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Sara Wiseman


Sara Wiseman may be best known as Dr Nicky Somerville, the city doc who went rural in the three-season TV series Mercy Peak, but for the past year and a half she has played an impressive range of characters in an impressive range of theatre projects - a tarty stripping teacher in Ladies Night, a mathematician's daughter in Proof and early New Zealand "inspirational lectress" Lotti Wilmot in Stephanie Johnson's Strange Children. She is currently holed up in a Wellington hotel while she performs Fiona Samuel's Lashings of Whipped Cream: A Session with a Teenage Dominatrix at Downstage, although she made a flying visit to Auckland for the New Zealand Screen Awards.

How's the recovery going after the screen awards? I am a bit hung over! It was a fantastic night. It was so good of the Screen Directors Guild to put it back on, as there wasn't one last year, and a lot of people made mention of that. It was really cool. It was such a lovely night, with so many lovely people and the quality of the nominations - In My Father's Den, Sam Neill - so it was really good.

What do you make of the fact that the industry has had to put on these awards itself? It's quite disheartening. Especially with the quality of the work. Judith Tizard was there and she was acknowledging the quality. So it is frustrating, but at least someone stood up and did them.

Do you think TV should get over itself and broadcast them? Oh, they couldn't have broadcast last night! There was that freedom. There definitely should be coverage, even if it's just highlights. They do the music awards, so it would be really lovely to see the film and TV awards being recognised on TV. Maybe it's that TV3-TVNZ thing.

So, you were nominated for Mercy Peak - it must seem like a lifetime ago. A long time ago. Our last episode screened in 2004, a year and a half ago.

Would you have carried on with Mercy Peak or did it come to a natural end? I'm in two minds about that. They'd written the last series with a really wonderful sense of getting the characters on that arc so that they could close it off the way they wanted to. It was really nice to leave it on a good note rather than a cliffhanger. I enjoyed the 60th episode of Nicky and the journey she went on. But it was such a good company to work for with regards to the crew and the cast and the writers and when it's such a wonderful sense of family you don't really want to stop.

Since then you've done a lot of theatre - have you been non-stop? As non-stop as theatre gets. There was a bit of a down-time in between, but that's when you start learning lines for the next one.

How different is it to TV and screen? Quite a different muscle to screen. It's very demanding. Unfortunately, theatre money isn't screen money. But it's good for the soul.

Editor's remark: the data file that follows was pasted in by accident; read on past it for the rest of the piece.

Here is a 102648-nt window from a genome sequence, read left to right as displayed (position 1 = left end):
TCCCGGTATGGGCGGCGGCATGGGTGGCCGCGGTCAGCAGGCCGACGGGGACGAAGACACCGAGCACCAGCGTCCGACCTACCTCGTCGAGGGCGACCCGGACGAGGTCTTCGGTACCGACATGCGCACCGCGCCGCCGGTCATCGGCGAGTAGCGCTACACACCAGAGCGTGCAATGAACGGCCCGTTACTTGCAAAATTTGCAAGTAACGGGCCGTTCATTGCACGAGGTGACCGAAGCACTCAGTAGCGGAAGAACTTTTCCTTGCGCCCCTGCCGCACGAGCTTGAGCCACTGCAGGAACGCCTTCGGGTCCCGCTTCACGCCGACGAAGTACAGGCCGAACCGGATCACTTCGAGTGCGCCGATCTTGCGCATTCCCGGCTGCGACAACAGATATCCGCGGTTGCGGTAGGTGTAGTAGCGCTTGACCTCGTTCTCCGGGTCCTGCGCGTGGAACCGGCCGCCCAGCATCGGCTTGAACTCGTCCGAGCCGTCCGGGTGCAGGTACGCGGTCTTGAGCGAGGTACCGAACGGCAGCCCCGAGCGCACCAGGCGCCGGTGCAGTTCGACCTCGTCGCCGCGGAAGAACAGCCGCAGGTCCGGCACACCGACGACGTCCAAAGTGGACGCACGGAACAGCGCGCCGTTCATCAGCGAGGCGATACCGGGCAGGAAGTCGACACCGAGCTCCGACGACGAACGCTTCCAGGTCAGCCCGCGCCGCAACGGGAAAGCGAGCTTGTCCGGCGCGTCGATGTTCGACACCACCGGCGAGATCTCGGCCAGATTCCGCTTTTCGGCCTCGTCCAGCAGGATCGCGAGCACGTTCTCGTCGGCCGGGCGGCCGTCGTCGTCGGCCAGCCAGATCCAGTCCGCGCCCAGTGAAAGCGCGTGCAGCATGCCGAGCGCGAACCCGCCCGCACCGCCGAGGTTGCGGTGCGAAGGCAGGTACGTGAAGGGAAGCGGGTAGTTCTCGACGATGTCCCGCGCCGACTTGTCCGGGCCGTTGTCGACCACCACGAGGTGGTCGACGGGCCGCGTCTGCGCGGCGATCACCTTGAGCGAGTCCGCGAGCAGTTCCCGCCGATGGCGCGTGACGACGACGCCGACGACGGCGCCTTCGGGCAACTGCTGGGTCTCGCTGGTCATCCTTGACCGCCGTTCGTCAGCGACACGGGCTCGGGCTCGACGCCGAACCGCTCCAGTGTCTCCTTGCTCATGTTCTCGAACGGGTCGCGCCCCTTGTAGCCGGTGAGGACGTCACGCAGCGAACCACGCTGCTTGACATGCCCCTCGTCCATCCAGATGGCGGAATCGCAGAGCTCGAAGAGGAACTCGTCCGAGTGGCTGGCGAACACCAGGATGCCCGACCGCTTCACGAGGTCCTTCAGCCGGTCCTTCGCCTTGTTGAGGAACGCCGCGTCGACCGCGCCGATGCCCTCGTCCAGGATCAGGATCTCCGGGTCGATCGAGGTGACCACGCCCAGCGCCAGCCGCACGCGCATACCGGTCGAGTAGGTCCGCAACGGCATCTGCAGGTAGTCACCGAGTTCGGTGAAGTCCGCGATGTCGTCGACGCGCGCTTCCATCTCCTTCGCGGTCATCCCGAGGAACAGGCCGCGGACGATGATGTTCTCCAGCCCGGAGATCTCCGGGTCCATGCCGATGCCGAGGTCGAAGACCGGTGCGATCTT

Do you prefer theatre to film or TV? No, I prefer a good script, really. I do love screen. All three of them are quite different, so it's really good to be able to swap between the three.

Now you're doing a one-woman play. Is it like a rite of passage for an actor? It is one of those things that you can tick off. The script has quite a lot of audience interaction and there are other characters coming in.

I suppose, with the concept of a dominatrix, people are going to have an immediate assumption as to what that is, because it is such a shrouded area. I know I did when I saw the title. There's a documentary by David Blyth called Bound for Pleasure, which is fascinating and a really good insight into dominatrix life. I've been in contact with a couple of dominatrixes as well.

What insights did they have? Even though the play is a comedy, there is a lot of texture to the character and it's really important that I honour and respect the people who work in that profession. They're real people and this is their craft, which they're very proud of, and there's incredible skill in what they do.

What's the costume like? My character has a strong inclination towards leather. A lot of leather. Pants and a leather bodice kind of thing and these incredible boots with steel heels.

You haven't tripped? No, I'm quite used to them now. I've been wearing them through rehearsals, so they're part of me.

Please tell us that the cream bun is still part of the act. Yeah. The doughnuts are still alive and well and kicking.

It's not really about the leather, though, is it? You get an insight into the world of a middle-class, I would call her, DIY dominatrix, but what I like is that you get to meet the person behind the dominatrix - so the endearing qualities, her philosophies on life and the way that she looks at people in the world. It's really beautifully written like that. A lot of humour and a lot of naivety.

What's in your future? There are a couple of options potentially. I'm looking forward to getting back on screen. My film's about to be released, I think. It's just been in a festival overseas. It's a New Zealand digi-feature called Luella Miller, which was shot at the beginning of the year, and I had a really good time being back in front of the camera.

Lashings of Whipped Cream, Downstage, Wellington, until September 17.